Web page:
Author Archives: lydias

Interview with M.H. Thaung

Say hello to M.H.! She responded to my call for speculative fiction interview participants last week, and I’m excited to share her answers with you today. 

What was the first speculative story you ever remember reading?

The Little White Horse, by Elizabeth Goudge. I’m really showing my age here – must have been about six at the time. A year or two after that, my parents took me somewhere on the train without a ticket (in those days, under-5s travelled for free), but the ticket inspector caught me reading Alice in Wonderland.

Who is your favourite author? Why?

Oof, that’s a tough decision. I’d say Terry Pratchett overall since he wrote so many books, and I can pick one that matches my reading mood. I enjoy him not so much for his humour, but because of his insight into how people behave. All his people are believable people, as well as being vampires, trolls and so on. Roger Zelazny is also high on my fantasy author list. In contrast to Pratchett, it’s because his larger than life characters appeal to me.

What do you like most about the genre(s) you read?

I dip into various speculative genres – SF (on the soft side), alternate history, urban fantasy, low fantasy. There are common aspects to all of them. I like seeing the knock-on effects of whatever is different in that world taken to some logical conclusion. That is, “the different thing” isn’t just cosmetic – it affects the story.

More and more authors seem to be writing cross-genre stories these days. How do you feel about this trend?

It’s not always easy to place a book into a genre (I have this problem with my own writing). I like the idea of experimenting – a bit like fusion restaurants – but you’d need to try a specific combination before deciding if you liked it or not. Something to save for when you’re feeling adventurous, maybe. Given how many books are available, there’s scope for all tastes to be catered to, whether meat and two veg or a combination of eclectic ingredients from five continents. Ok, I’ll stop with the food comparisons now!

If you could name a pet after one character, which character would you choose? Why?

If I had a pet, I might call it Esme (Weatherwax). Why? So I could talk to it and imagine it giving me pithy, unsentimental advice on life in return.

What fictional world would you never want to visit?

Arrakis. Doesn’t seem like a friendly place at all!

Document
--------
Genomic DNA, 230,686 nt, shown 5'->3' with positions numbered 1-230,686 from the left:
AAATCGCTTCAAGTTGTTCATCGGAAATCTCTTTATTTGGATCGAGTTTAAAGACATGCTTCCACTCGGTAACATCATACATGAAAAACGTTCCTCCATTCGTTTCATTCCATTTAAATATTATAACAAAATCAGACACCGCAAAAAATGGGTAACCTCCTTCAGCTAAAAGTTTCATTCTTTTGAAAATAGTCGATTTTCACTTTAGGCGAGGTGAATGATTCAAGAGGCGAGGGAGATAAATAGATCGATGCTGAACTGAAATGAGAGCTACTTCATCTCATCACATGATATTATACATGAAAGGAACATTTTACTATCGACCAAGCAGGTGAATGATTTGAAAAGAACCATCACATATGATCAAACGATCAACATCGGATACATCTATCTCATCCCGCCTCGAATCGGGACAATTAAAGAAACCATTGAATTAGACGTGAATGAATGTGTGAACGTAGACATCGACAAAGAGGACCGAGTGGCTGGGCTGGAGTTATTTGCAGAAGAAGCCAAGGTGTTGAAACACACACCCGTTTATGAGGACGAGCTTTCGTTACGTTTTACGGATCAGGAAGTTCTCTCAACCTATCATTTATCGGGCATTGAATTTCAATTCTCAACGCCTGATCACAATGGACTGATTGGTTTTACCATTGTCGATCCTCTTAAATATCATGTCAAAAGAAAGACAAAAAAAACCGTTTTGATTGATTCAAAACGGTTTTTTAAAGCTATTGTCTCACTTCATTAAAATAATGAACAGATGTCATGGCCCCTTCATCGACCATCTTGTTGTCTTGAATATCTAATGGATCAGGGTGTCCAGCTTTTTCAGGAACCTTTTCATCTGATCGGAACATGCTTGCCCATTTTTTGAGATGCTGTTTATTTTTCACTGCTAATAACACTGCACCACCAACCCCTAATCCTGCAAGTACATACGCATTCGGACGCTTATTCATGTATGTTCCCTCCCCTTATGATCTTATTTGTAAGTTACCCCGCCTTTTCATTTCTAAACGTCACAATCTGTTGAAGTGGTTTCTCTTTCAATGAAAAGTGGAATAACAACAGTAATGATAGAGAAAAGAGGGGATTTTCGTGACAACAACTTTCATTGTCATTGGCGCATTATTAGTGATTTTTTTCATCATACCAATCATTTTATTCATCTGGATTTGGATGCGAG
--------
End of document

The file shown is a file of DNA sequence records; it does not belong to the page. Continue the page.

What fictional world would you want to visit?

Assuming personal safety wasn’t an issue, I’d like to explore the world of Alan Dean Foster’s Journeys of the Catechist series. It wasn’t the most interesting story I’ve ever read (and I’m sure it’s horribly dated by now), but my curiosity was sparked by the different locations the adventurers pass through.

Sharing spoilers with people who haven’t read the book or seen the film/show is a hot topic on Twitter and across many fandoms. How do you feel about sharing or overhearing spoilers?

I don’t share spoilers since 1. it annoys some people, 2. it feels like there’s little point in talking about a book if your conversation partner hasn’t read it already and 3. I know very few people in real life with similar reading interests to mine. However, I’m not bothered by overhearing spoilers. This might be partly because I only read: I don’t watch TV or films, and it feels like books prompt less discussion in general.

Bonus Questions

What is the most unusual or interesting way you’ve come up with an idea for one of your creative works?

I don’t think any of my story ideas have had unusual sources of inspiration. Random generators are pretty helpful – cards and lists that you might use in RPGs or collaborative storytelling.

Sometimes characters don’t do what their creators want them to do. If this has ever happened to you, how did you deal with it?

I love it when my characters start wanting to do their own thing, but I still tell them I’m in charge. It’s not always that easy! There was one specific incident when I was writing A Quiet Rebellion: Posterity. It’s the final book in my trilogy, so I knew the characters pretty well by that point. One character woke me up and told me she was going to kidnap another character. It complicated the plot wonderfully, and (I hope) got me out of a mid-story slump.